Practicing

Practicing is the one issue that every music student runs up against. Unlike television or video games, learning to play an instrument takes work. It is not instantly perfect at your fingertips. You cannot just put it into a microwave and press a button.

Of course, there is fun in music as well. And students are often motivated to do something when they are experiencing success with it.

The Suzuki method is spectacular for helping kids stay motivated. Small little bight-sized pieces are given one at a time so that students experience success, repetition is a key element, and students like what they are good at. Students listen to the CD’s and know how the songs go, so when they get to each piece, they recognize it and are excited to be able to play it. However, no matter how nicely things are broken down, the issue of work is still part of the deal.

It is important for parents not to be afraid to encourage their children to work, and even to require it. The common idea that I have heard parents express is that they are afraid to require their kids to practice because they don’t want them to hate it. However, when children are required to practice enough, they get good at it, and they enjoy playing more. If parents are afraid to require their children to practice, children will never really get good at what they are doing, and they won’t enjoy it very much. It will be like starting over every week and having the same lesson over and over again.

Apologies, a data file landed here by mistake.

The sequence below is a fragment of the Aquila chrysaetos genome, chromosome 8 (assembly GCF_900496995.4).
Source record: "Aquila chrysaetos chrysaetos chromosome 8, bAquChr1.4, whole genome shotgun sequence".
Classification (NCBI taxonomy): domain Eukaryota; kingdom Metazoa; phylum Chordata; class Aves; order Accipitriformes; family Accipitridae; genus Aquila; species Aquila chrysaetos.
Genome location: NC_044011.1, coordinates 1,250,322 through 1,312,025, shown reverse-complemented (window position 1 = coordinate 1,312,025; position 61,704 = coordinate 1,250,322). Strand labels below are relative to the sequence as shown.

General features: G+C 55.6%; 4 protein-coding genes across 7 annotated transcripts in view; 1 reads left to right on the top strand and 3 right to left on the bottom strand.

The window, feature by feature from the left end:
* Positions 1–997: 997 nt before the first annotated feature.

In order for the snowball effect to take place, the parents must stick to their guns about practicing. Most students will not just chose to practice every day of their own volition.

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Suzuki Triangle

One unique feature of the Suzuki method is the parent-student-teacher triangle. All three members of the triangle have important roles to play, and all must be part of the process. In more traditional methods, the parents drop the students off for their lessons and then expect everything to happen between the teacher and the student. In the Suzuki method, parents come to the lessons as well, take notes during the lesson, and then go home and work with the students at home. It is a very involved process. Even parents with no musical bakcground whatsoever can really help their kids.